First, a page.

The 117-year-old London silver fix will be set for the last time on August 14. The London Metal Exchange (LME) and the Chicago Mercantile Exchange (CME) both reported last week that they were in consultations with the London Bullion Market Association (LBMA) and other market participants regarding a new transaction based benchmark.
The LMBA revealed that a survey of around 440 market participants showed a clear desire for an electronic, auction-based benchmark to replace the London silver fix. Respondents also called for a tradable pricing system, with an increased number of contributors. Sixty-four percent said they use the fixing daily and the usefulness of the current silver mechanism was rated an average of 7.5, on a scale up to 10.
“While the London market is looking at a new way to set the daily spot price of silver, we are working closely with the precious metals industry and the LBMA to reduce market disruption by helping to find a robust transaction-based way to set the daily spot price so the markets can continue to work efficiently and seamlessly,” said Harriet Hunnable, CME managing director of metals products, in a statement.
The silver and gold fixes came under scrutiny as part of a wider examination of financial benchmarks in the wake of a global scandal involving the rigging of interest rates. The price of silver and gold are set daily in London by way of conference calls between banks, currently four for gold and three for silver.
The London Silver Market Fixing Ltd. will cease running the fixing on Aug. 14, as Deutsche Bank a two-decade member of the gold and silver fixes exits the panel after scaling back its commodities business. This would leave just two banks to conduct the silver price-setting routine that is used to price the precious metal and provides a benchmark for mining companies to settle sales trades, and for investors to price derivatives as exchange-traded funds. According to people familiar with the matter, the process was deemed unviable with just two panel members.
Litigation concerns have pushed prospective panel members away from the once-prestigious undertaking. US lawyers have filed over 20 class lawsuits alleging manipulation by the banks responsible for the gold fix. In May, Barclays PLC was fined GBP26 million ($43.5 million) by the U.K.’s Financial Conduct Authority for lax controls after one of its traders manipulated the gold fix at the expense of a client.
Other organizations that are looking to provide solutions to the market after the last London silver fix include commodity price benchmarks provider Platts and news agency Thomson Reuters, both of which are consulting with the LBMA. LBMA Chief Executive Ruth Crowell said the association’s members will give their feedback on these proposals on June 20.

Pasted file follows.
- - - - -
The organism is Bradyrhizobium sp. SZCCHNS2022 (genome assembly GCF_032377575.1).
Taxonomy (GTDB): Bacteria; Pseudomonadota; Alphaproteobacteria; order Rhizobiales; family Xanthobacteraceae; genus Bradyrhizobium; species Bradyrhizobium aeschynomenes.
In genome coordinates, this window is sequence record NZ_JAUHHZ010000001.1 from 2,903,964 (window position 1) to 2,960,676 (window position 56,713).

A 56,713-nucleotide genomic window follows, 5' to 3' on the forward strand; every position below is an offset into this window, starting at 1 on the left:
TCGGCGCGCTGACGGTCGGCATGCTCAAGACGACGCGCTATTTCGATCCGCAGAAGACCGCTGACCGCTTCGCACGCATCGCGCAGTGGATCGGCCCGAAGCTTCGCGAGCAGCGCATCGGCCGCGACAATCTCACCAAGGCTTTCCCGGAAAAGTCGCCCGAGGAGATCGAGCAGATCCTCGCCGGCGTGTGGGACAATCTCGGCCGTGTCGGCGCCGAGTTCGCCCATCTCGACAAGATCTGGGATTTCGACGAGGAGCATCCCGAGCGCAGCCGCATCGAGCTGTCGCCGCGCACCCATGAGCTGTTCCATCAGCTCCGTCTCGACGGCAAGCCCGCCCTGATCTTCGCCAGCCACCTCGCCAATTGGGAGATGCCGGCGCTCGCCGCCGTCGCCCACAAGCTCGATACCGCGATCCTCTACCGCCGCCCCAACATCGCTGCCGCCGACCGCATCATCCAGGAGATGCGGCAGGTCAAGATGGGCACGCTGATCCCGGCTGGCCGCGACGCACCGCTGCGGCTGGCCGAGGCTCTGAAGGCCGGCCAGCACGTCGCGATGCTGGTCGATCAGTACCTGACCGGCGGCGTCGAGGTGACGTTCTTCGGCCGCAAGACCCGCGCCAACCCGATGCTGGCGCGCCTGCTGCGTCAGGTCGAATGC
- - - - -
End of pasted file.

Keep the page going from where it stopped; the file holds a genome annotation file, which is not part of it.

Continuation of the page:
The silver market “wants greater transparency and the influence [of individual market players] to be distributed more widely,” said Courtney Lynn, treasurer of Coeur Mining Inc., the largest listed U.S. primary-silver producer. “My only concern is timing,” she said. “To get a robust alternative established in two months with all the regulatory requirements and infrastructure needs isn’t going to be easy”.
Some think the gold fix, a similar benchmark that has been around since 1919, also needs to be reformed. “When people sit around a table and lift a flag in the gold market and say this is where the price is, obviously it is open to manipulation if it’s done in this opaque way,” LME Chief Executive Garry Jones told a conference in London last Tuesday. Jones said the LME system of open-outcry ring trading was a good example of transparent price setting. “I think more of the reference prices will be set by exchanges… a neutral independent place where transactions happen,” he said.
The gold fix – a benchmark widely used across the industry – is set twice a day by banks that get together over the telephone to work out a standard price for the metal based on transactions between their clients. With Deutsche Bank leaving, just Barclays, HSBC, Société Générale and Bank of Nova Scotia would be left in the fixing panel.
The World Gold Council (WGC), a gold mining industry group, said on Wednesday that bullion banks, refiners, fund firms, central banks and mining companies had been invited to the a forum, with the first meeting scheduled for July 7 in London. Britain’s Financial Conduct Authority will also attend the discussion forum as an observer.
The WGC said the any reformed fix should be based on executed trades rather than quotes and should be a tradable price, not a reference one. Input data for the new fix should also be transparent, published and subject to audit, while the benchmark should also be calculated from a deep and liquid market.
Regulatory focus on financial benchmarks is intensifying after rigging was uncovered in everything from interbank lending rates to currencies. Economists and academics have said that fixings are susceptible to manipulation and lack sufficient regulation.